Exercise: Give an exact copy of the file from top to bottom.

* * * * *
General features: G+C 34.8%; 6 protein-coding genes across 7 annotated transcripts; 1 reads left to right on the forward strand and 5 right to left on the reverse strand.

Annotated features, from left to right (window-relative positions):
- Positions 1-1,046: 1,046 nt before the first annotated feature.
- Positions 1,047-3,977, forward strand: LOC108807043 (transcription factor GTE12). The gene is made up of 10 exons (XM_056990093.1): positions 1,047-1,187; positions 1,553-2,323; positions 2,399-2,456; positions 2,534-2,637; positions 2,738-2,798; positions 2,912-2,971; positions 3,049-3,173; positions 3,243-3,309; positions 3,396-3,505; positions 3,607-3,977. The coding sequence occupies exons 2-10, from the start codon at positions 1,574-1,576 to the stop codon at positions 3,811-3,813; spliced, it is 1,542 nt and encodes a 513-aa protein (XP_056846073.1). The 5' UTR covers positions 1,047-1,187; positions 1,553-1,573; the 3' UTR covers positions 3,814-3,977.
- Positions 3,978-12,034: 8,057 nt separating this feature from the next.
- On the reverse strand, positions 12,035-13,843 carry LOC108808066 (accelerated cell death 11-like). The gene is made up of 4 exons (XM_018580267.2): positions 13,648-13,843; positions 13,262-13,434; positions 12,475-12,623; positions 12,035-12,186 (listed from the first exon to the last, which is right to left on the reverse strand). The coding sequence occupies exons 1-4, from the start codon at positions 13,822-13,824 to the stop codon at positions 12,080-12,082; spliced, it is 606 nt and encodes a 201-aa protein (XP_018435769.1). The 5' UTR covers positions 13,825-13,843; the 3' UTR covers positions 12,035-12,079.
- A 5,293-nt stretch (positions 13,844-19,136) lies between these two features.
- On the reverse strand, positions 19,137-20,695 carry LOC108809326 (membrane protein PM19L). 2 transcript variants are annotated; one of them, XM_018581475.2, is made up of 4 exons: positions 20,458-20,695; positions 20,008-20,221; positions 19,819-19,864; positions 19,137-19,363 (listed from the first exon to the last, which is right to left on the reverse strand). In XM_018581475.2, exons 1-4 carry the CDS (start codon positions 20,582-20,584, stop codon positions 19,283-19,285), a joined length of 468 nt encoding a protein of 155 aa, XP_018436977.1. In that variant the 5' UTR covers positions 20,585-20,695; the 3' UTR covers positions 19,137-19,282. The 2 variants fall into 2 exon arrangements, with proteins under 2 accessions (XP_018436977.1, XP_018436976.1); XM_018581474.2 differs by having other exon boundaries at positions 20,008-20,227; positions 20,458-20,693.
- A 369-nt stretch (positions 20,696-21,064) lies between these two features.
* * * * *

General features: G+C 34.8%; 6 protein-coding genes across 7 annotated transcripts; 1 reads left to right on the forward strand and 5 right to left on the reverse strand.

Annotated features, from left to right (window-relative positions):
- Positions 1-1,046: 1,046 nt before the first annotated feature.
- Positions 1,047-3,977, forward strand: LOC108807043 (transcription factor GTE12). The gene is made up of 10 exons (XM_056990093.1): positions 1,047-1,187; positions 1,553-2,323; positions 2,399-2,456; positions 2,534-2,637; positions 2,738-2,798; positions 2,912-2,971; positions 3,049-3,173; positions 3,243-3,309; positions 3,396-3,505; positions 3,607-3,977. The coding sequence occupies exons 2-10, from the start codon at positions 1,574-1,576 to the stop codon at positions 3,811-3,813; spliced, it is 1,542 nt and encodes a 513-aa protein (XP_056846073.1). The 5' UTR covers positions 1,047-1,187; positions 1,553-1,573; the 3' UTR covers positions 3,814-3,977.
- Positions 3,978-12,034: 8,057 nt separating this feature from the next.
- On the reverse strand, positions 12,035-13,843 carry LOC108808066 (accelerated cell death 11-like). The gene is made up of 4 exons (XM_018580267.2): positions 13,648-13,843; positions 13,262-13,434; positions 12,475-12,623; positions 12,035-12,186 (listed from the first exon to the last, which is right to left on the reverse strand). The coding sequence occupies exons 1-4, from the start codon at positions 13,822-13,824 to the stop codon at positions 12,080-12,082; spliced, it is 606 nt and encodes a 201-aa protein (XP_018435769.1). The 5' UTR covers positions 13,825-13,843; the 3' UTR covers positions 12,035-12,079.
- A 5,293-nt stretch (positions 13,844-19,136) lies between these two features.
- On the reverse strand, positions 19,137-20,695 carry LOC108809326 (membrane protein PM19L). 2 transcript variants are annotated; one of them, XM_018581475.2, is made up of 4 exons: positions 20,458-20,695; positions 20,008-20,221; positions 19,819-19,864; positions 19,137-19,363 (listed from the first exon to the last, which is right to left on the reverse strand). In XM_018581475.2, exons 1-4 carry the CDS (start codon positions 20,582-20,584, stop codon positions 19,283-19,285), a joined length of 468 nt encoding a protein of 155 aa, XP_018436977.1. In that variant the 5' UTR covers positions 20,585-20,695; the 3' UTR covers positions 19,137-19,282. The 2 variants fall into 2 exon arrangements, with proteins under 2 accessions (XP_018436977.1, XP_018436976.1); XM_018581474.2 differs by having other exon boundaries at positions 20,008-20,227; positions 20,458-20,693.
- A 369-nt stretch (positions 20,696-21,064) lies between these two features.